July 27, 2003


The Daley generation. A Chicago Sun-Times special report, July 27-28, 2003, in collaboration with the University of Chicago Consortium on Chicago School Research. The report deals with the progress of the 36,000 children that started first grade in a Chicago public school in 1995, just after Mayor Daley won control of the school system. Those that stayed on track have just completed eighth grade. Sunday's article focusses on grade promotion and retention, and Monday's article will look at why middle class children are still leaving the system at a high rate.

Education Secretary Defends School System He Once Led, New York Times, July 27, 2003. Based on a conversation with secretary of education and past superintendent of Houston schools Rodney Paige. The "Texas education miracle" has received plenty of well-deserved scepticism over time. Presently in the news are the result of an audit of drop-out figures from Houston public schools. According to the article, Houston as a whole reported a 1.5 percent annual dropout rate, though education experts estimate that the true percentage of students who quit before graduation is nearer 40 percent.

(Clearly the two rates, 1.5% and 40%, are not directly comparable. Is it 1.5% of the high school population or of the entire school population? For how many years should we count those 1.5% to obtain the reported percentage of students who quit before graduation? I am guessing 5 or 6 years. Even then the discrepency between reported and estimated drop-out rates is substantial.)

College Board Scores With Critics of SAT Analogies, LA Times, July 27, 2003. About the elimination of the analogies section from the SAT in response to demands by University of California president Atkinson. The famous "oarsman : regatta" question that appeared on the SAT several decades ago is hashed up as representative for the analogies questions. I trust that Kimberly Swygert will have something to say about this in her Blog on testing. [Addendum, 07/28: she has indeed, and Joanne Jacobs too.]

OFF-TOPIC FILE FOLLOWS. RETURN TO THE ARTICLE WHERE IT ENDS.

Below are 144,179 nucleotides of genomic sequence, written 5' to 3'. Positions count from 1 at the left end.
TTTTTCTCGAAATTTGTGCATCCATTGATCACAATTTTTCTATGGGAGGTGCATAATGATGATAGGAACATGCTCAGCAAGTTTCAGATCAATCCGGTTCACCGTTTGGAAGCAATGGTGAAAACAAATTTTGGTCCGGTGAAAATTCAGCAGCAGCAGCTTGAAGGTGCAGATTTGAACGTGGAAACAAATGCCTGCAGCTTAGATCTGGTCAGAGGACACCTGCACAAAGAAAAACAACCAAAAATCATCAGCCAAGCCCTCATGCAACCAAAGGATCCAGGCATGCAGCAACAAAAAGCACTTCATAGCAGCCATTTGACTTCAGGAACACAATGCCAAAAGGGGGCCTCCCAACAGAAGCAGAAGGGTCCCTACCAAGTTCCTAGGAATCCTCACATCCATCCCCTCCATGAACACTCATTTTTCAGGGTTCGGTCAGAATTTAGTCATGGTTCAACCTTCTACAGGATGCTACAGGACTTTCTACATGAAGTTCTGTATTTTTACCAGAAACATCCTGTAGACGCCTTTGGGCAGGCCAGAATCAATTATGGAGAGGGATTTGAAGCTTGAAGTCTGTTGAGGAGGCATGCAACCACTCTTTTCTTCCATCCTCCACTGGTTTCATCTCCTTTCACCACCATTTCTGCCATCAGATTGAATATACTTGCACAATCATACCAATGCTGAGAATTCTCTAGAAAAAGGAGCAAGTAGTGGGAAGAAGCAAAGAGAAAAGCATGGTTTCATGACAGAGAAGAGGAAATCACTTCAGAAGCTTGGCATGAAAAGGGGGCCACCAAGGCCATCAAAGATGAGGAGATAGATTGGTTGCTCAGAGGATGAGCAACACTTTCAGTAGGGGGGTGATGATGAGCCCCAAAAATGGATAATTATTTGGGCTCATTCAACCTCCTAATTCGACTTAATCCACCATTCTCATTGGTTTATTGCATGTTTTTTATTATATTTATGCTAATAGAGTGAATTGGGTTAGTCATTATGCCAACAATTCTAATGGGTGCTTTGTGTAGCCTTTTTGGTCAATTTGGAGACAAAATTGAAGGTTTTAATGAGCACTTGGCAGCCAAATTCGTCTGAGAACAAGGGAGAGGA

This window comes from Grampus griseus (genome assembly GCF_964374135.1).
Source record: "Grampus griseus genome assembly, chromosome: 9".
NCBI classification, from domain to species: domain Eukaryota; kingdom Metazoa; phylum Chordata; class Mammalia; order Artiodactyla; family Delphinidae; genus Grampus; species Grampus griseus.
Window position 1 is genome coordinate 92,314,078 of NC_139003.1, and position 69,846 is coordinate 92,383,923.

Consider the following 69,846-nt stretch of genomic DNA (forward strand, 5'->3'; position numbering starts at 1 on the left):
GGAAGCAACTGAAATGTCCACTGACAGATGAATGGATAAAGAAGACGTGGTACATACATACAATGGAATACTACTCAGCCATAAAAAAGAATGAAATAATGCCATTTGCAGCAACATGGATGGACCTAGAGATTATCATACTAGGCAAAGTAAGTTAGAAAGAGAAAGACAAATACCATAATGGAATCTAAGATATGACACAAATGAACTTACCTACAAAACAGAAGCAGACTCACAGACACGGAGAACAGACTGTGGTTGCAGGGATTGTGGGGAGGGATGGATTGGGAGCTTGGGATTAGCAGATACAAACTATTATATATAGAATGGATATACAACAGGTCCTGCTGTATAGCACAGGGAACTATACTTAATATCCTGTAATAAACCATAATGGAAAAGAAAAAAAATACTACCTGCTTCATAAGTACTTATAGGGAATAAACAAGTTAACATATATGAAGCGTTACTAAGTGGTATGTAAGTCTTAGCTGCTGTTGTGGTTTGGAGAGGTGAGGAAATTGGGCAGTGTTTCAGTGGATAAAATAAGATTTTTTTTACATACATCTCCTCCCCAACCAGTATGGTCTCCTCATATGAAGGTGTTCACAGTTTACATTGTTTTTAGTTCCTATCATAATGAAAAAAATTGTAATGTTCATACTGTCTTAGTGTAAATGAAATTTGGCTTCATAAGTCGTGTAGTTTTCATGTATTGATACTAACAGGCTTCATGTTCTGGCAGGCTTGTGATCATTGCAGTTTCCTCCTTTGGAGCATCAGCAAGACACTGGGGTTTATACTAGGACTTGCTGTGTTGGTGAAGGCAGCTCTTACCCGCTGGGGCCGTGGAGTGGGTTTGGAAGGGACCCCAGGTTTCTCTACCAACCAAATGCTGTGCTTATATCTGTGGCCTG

Is 'minimally adequate' education good enough?, The State (SC), July 27, 2003. My answer to the question in the title would be "Yes, of course, just barely", but a group of South Carolina school districts is arguing otherwise and wants a circuit Judge to order the state government to provide additional aid, beyond present additional aid, to rural and poor communities.

Sources: EducationNews.Org and a certain Google News search that I have bookmarked.

Posted by Bas Braams at 07:57 PM | Comments (0)

July 14, 2003


Academic bar lowered to get schools on track, Arizona Republic, July 14, 2003. "Arizona isn't alone in lowering passing scores on standardized tests and setting up dual rating systems to help schools meet tough new student achievement goals. [...] This year, Arizona will lower its proficiency rate for the math portion of Arizona's Instrument to Measure Standards, the big state test. [...] Texas has lowered passing scores for third-graders in math and reading. [...] Colorado used to have a four-tiered state accountability system, but to appease new federal rules, lowered its standard of 'proficient' to include what used to be deemed 'partially proficient.'"...